Android 7.1.1 is ready to install for Nexus and Pixel devices, bringing with it features previously available only to Pixel devices and the December patch, which fixes 40 issues covering 74 vulnerabilities.
As with previous months, the December patch is split into two security patch levels. The partial security patch level, 2016-12-01, addresses 11 issues, while the complete patch level, 2016-12-05, fixes 29 issues.
Among the partial patch level includes a fix for an elevation of privilege flaw affecting Google’s Smart Lock, a login security feature that keeps an Android phone unlocked if it’s connected to a user’s smart watch. The bug could allow an attacker to change Smart Lock settings, however Google rates it a moderate threat since the attacker would need physical access to a device where the last thing done to the settings panel was a change to Smart Lock. The bug affects all versions of Android below Android 7.0 Nougat.
A more serious threat is an issue in the CURL/LIBCURL libraries that affect Android, covering a trio of bugs that exposed Linux distributions such as Red Hat, Debian and Ubuntu to forged digital certificate attacks. On Android, it could allow for remote code execution.
“The most severe issue could enable a man-in-the-middle attacker using a forged certificate to execute arbitrary code within the context of a privileged process. This issue is rated as High due to the attacker needing a forged certificate,” Google notes in the advisory.
Overall, the partial patch level addresses four high impact issues via 10 individual vulnerabilities, as well as six moderate issues across six vulnerabilities. There were no critical issues in the partial patch.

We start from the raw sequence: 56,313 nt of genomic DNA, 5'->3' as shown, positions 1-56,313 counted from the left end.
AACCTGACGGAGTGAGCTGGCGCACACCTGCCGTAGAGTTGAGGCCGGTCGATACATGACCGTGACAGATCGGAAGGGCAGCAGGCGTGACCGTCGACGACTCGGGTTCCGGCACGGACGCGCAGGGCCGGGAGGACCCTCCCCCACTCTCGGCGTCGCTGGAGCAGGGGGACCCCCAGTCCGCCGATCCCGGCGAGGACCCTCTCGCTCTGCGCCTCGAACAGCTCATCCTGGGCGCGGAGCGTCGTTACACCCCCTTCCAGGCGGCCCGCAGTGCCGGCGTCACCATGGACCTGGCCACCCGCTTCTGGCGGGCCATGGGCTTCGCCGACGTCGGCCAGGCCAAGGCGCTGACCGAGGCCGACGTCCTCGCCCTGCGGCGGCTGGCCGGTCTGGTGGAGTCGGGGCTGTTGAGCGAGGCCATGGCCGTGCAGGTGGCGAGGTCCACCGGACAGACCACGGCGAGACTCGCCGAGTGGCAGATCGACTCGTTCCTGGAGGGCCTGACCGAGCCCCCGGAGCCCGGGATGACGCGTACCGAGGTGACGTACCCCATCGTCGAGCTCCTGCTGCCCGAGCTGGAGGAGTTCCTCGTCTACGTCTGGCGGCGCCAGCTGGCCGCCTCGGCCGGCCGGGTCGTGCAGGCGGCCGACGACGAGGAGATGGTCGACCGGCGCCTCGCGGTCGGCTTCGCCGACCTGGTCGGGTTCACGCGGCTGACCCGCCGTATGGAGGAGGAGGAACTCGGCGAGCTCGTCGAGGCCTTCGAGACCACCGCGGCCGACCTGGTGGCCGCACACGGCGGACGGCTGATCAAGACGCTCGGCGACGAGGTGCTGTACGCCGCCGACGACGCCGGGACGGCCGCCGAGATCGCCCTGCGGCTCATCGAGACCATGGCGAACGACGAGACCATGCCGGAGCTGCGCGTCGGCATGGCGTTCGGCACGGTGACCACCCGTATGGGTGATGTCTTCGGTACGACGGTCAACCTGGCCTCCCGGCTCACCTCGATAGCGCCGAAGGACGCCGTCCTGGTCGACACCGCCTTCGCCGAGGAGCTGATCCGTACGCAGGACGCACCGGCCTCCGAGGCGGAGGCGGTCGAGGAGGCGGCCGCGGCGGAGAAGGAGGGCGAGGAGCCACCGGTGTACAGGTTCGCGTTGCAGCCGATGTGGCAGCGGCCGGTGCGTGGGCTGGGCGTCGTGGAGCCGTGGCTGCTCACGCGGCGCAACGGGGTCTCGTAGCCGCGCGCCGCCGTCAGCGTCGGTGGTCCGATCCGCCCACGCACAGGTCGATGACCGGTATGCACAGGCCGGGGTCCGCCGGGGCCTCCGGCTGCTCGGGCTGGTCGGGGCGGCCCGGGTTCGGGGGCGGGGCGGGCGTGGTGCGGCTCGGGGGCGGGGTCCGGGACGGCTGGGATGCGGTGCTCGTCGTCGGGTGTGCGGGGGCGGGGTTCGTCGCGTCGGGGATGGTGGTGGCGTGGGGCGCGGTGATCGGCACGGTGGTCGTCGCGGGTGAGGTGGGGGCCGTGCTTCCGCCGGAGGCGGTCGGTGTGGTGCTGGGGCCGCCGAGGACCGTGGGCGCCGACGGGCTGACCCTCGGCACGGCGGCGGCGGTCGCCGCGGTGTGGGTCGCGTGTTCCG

The much larger complete December patch level fixes six critical issues spanning 11 vulnerabilities, 17 high impact issues across 33 vulnerabilities, and 5 moderate issues covering 14 vulnerabilities.
Most of the critical bugs are elevation of privilege flaws affecting the Linux kernel memory subsystem, the Nvidia GPU driver, the Linux kernel, the Nvidia video driver, and the kernel ION driver. There are also “vulnerabilities in Qualcomm components”.
Each of the critical bugs could allow a malicious application on a device to execute arbitrary code within the kernel. Google rates them critical since each could result in a local permanent device compromise, which may necessitate re-flashing the OS to repair a device.
The only critical issue affecting Google’s new Pixel and Pixel XL are two vulnerabilities that make up the kernel memory subsystem issue. The issue also affects the Pixel C, Nexus 5X, Nexus 6, Nexus 6P, Nexus 9, Android One, and Nexus Player.
The December patch also mops up a number of old Qualcomm driver bugs. A high severity issue caused by four vulnerabilities in Qualcomm media codes, originally reported in June and July, also affects the Pixel and Pixel XL. These could allow a malicious app installed on a device to execute arbitrary code within a privileged process.
Other bugs that impact Pixel handsets include a trio of high severity Qualcomm sound driver vulnerabilities, and elevation of privilege flaws in the Linux kernel security subsystem and the Synaptics touchscreen driver, as well as a denial of service bug in the Qualcomm GPS component.
Google has also updated its Android distribution figures for December. It’s been just over four months since Google released Android 7.0 Nougat. As of December 5, it is installed on 0.4 percent of Android devices that connect to the Google Play app store, up from 0.3 percent last month.